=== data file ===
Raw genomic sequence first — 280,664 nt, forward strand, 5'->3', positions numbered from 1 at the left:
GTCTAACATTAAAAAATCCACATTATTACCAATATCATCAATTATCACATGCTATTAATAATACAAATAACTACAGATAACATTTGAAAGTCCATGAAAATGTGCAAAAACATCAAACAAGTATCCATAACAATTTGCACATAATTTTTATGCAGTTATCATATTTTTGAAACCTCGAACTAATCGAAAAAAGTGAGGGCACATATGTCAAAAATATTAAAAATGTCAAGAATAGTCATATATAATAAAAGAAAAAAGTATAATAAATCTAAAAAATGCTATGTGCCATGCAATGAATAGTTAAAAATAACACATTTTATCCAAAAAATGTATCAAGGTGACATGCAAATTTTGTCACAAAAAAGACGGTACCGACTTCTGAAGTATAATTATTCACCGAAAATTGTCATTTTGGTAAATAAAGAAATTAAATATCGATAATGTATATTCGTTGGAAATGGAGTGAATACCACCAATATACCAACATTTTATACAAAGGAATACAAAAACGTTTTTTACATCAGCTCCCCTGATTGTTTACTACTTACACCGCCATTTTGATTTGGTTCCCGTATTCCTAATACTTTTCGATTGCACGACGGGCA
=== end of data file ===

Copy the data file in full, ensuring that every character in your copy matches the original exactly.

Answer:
Raw genomic sequence first — 280,664 nt, forward strand, 5'->3', positions numbered from 1 at the left:
GTCTAACATTAAAAAATCCACATTATTACCAATATCATCAATTATCACATGCTATTAATAATACAAATAACTACAGATAACATTTGAAAGTCCATGAAAATGTGCAAAAACATCAAACAAGTATCCATAACAATTTGCACATAATTTTTATGCAGTTATCATATTTTTGAAACCTCGAACTAATCGAAAAAAGTGAGGGCACATATGTCAAAAATATTAAAAATGTCAAGAATAGTCATATATAATAAAAGAAAAAAGTATAATAAATCTAAAAAATGCTATGTGCCATGCAATGAATAGTTAAAAATAACACATTTTATCCAAAAAATGTATCAAGGTGACATGCAAATTTTGTCACAAAAAAGACGGTACCGACTTCTGAAGTATAATTATTCACCGAAAATTGTCATTTTGGTAAATAAAGAAATTAAATATCGATAATGTATATTCGTTGGAAATGGAGTGAATACCACCAATATACCAACATTTTATACAAAGGAATACAAAAACGTTTTTTACATCAGCTCCCCTGATTGTTTACTACTTACACCGCCATTTTGATTTGGTTCCCGTATTCCTAATACTTTTCGATTGCACGACGGGCA